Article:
Today May Be 'High Noon' Over Indiana Right-to-Work Bill
INDIANAPOLIS — Indiana House Democrats are now saying they'll show up for work today.
If the Democrats keep their promise this time, the Indiana House would hold a debate today on a right-to-work measure. Basically, the debate would be the same one Democrats promised would take place last Tuesday — but then walked away from.
At issue is whether or not Indiana will become the nation's 23rd right-to-work state. Under the legislation (House Bill 1001), companies and unions would be prohibited from negotiating contracts requiring employees to join unions. Also, any requirements that non-union employees pay union dues would be banned.
A walk-out by the Democrats last week prevented any action being taken on HB 1001. Republicans hold a 60-40 majority in the House, but need at least seven Democrats to be present to provide the quorum required to hold session. This ability to deny a quorum was used last year by the Democrats to stop similar legislation, and they've already used it six times this year.
Democrats have have said the reason for last week's work stoppage around their support for an amendment to HB 1001 that would require state voters to either ratify the bill or reject it. This is being referred to as a “referendum” amendment.
At the moment, the House Democrats' strategy appears to be aimed at keeping the focus on the “referendum” amendment and off the overall bill. In many respects they appear to be succeeding in this goal.
“If you want to make it high noon Monday, we will be here,” Indiana House Democratic Leader B. Patrick Bauer, D-South Bend, said Sunday in a statement directed at the Republicans.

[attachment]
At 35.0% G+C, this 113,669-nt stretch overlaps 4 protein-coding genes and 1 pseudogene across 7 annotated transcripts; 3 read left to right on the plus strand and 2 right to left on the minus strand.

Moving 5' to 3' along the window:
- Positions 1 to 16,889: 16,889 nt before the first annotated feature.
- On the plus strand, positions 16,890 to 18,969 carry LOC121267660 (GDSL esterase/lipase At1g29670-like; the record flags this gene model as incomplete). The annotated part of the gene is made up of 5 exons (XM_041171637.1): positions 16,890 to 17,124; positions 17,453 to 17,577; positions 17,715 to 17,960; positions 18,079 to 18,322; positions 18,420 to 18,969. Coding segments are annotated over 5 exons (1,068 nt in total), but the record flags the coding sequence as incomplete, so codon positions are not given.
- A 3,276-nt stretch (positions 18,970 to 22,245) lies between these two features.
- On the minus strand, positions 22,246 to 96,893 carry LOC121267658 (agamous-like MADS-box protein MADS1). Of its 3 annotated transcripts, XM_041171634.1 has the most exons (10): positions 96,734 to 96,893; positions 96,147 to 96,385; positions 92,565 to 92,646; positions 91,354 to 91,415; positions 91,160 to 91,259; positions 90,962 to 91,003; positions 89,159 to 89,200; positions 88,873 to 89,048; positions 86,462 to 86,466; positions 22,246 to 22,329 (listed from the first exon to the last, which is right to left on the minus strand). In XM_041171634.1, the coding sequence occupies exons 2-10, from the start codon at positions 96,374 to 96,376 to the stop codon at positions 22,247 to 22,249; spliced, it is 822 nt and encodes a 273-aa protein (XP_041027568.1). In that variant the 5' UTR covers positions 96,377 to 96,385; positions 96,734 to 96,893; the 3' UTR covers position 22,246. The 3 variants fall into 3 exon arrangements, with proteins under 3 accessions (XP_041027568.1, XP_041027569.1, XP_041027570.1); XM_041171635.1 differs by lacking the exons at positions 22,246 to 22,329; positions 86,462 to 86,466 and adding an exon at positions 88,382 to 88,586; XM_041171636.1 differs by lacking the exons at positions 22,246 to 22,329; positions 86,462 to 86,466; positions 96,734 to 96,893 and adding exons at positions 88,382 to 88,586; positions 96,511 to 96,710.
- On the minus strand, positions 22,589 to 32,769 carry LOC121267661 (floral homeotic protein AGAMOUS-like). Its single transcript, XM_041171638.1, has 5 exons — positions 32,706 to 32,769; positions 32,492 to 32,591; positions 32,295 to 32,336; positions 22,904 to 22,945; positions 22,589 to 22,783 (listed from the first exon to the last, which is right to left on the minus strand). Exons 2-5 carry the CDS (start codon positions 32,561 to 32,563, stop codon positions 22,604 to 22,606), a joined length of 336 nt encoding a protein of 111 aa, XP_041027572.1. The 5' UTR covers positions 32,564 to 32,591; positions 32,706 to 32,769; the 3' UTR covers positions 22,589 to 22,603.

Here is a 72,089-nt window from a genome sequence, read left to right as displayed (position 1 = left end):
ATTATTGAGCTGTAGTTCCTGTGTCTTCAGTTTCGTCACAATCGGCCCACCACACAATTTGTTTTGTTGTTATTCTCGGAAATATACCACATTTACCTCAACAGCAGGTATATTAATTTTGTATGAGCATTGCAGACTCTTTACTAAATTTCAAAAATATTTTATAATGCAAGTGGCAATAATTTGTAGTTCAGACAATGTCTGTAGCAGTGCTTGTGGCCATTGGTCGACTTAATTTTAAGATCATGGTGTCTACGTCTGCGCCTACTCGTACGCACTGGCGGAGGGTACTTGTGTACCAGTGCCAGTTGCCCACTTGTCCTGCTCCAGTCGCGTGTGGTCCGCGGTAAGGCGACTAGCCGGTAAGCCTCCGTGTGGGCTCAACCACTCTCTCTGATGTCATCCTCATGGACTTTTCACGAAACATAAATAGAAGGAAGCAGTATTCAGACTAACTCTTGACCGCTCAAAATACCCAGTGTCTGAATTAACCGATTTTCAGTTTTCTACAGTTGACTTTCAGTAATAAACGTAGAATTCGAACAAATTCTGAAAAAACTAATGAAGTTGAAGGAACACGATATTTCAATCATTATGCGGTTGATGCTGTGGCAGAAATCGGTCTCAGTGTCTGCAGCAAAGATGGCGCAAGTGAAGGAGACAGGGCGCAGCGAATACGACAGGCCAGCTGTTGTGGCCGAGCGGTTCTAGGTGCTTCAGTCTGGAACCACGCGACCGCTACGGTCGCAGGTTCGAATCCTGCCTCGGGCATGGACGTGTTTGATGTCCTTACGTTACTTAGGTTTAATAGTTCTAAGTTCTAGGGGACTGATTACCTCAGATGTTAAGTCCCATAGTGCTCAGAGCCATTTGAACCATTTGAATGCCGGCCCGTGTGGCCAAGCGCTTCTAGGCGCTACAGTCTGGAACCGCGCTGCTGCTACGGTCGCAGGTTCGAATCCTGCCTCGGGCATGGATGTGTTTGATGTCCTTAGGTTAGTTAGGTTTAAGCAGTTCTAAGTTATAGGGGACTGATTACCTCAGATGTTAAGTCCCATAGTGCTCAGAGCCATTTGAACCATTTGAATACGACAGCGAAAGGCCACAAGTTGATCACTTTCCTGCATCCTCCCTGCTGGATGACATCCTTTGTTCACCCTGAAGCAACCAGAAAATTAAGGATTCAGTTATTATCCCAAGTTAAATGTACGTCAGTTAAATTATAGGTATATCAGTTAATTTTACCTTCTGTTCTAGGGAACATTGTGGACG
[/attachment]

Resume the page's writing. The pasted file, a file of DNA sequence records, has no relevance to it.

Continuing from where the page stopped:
Bauer's “high noon” reference, however, was about the referendum amendment, rather than a final vote on the bill.
If the delayed floor debate does take place on Monday, the vote on this referendum amendment will likely be the crux of the story. If — as might be expected — the Republicans defeat the amendment, the next question would be whether Democrats would walk out again when the time comes (later this week) to vote on the actual bill.
Rep. Bauer made his promise that the Democrats would return to work on Monday in a somewhat bizarre public negotiation, with reporters present, in the House chamber. This negotiation included House Speaker Brian Bosma, R-Indianapolis, promising Bauer that the referendum amendment would not be ruled out of order.
Meanwhile, the $1,000 per day fines that have been levied against House Democrats for preventing quorums by not showing up to work was in force for a third day on Friday. That means roughly 35 House Democrats currently owe $3,000 each.
A lower court judge has issued a temporary restraining order blocking the Republicans from having the money deducted from at least two Democrats’ paychecks. More Democrats are expected to join that suit challenging the deductions.
So far, action on the Senate version of the right-to-work legislation (Senate Bill 269) has taken a back seat to the drama playing out in the House. Supporters of the measure are hoping a clean, or unamended, version of HB 1001 will eventually be passed by the House. Key procedural problems could potentially be eliminated if that were to happen.
Michigan Capitol Confidential is the news source produced by the Mackinac Center for Public Policy. Michigan Capitol Confidential reports with a free-market news perspective.